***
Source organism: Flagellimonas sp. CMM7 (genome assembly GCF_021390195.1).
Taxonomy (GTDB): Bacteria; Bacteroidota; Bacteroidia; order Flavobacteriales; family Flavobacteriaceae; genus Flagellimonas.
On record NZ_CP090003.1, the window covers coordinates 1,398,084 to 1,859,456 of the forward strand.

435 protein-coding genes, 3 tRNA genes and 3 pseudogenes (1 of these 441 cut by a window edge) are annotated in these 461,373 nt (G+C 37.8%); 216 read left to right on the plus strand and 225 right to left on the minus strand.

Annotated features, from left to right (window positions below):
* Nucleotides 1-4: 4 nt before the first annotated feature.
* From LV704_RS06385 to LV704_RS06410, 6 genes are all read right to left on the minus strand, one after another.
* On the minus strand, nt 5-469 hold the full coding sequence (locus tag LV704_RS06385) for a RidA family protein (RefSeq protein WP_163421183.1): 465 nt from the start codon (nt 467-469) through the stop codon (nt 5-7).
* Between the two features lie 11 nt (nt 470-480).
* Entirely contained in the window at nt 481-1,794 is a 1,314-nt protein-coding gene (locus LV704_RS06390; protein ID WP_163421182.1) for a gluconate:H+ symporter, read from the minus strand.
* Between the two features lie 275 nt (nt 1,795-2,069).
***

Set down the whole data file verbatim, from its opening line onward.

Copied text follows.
Source organism: Flagellimonas sp. CMM7 (genome assembly GCF_021390195.1).
Taxonomy (GTDB): Bacteria; Bacteroidota; Bacteroidia; order Flavobacteriales; family Flavobacteriaceae; genus Flagellimonas.
On record NZ_CP090003.1, the window covers coordinates 1,398,084 to 1,859,456 of the forward strand.

435 protein-coding genes, 3 tRNA genes and 3 pseudogenes (1 of these 441 cut by a window edge) are annotated in these 461,373 nt (G+C 37.8%); 216 read left to right on the plus strand and 225 right to left on the minus strand.

Annotated features, from left to right (window positions below):
* Nucleotides 1-4: 4 nt before the first annotated feature.
* From LV704_RS06385 to LV704_RS06410, 6 genes are all read right to left on the minus strand, one after another.
* On the minus strand, nt 5-469 hold the full coding sequence (locus tag LV704_RS06385) for a RidA family protein (RefSeq protein WP_163421183.1): 465 nt from the start codon (nt 467-469) through the stop codon (nt 5-7).
* Between the two features lie 11 nt (nt 470-480).
* Entirely contained in the window at nt 481-1,794 is a 1,314-nt protein-coding gene (locus LV704_RS06390; protein ID WP_163421182.1) for a gluconate:H+ symporter, read from the minus strand.
* Between the two features lie 275 nt (nt 1,795-2,069).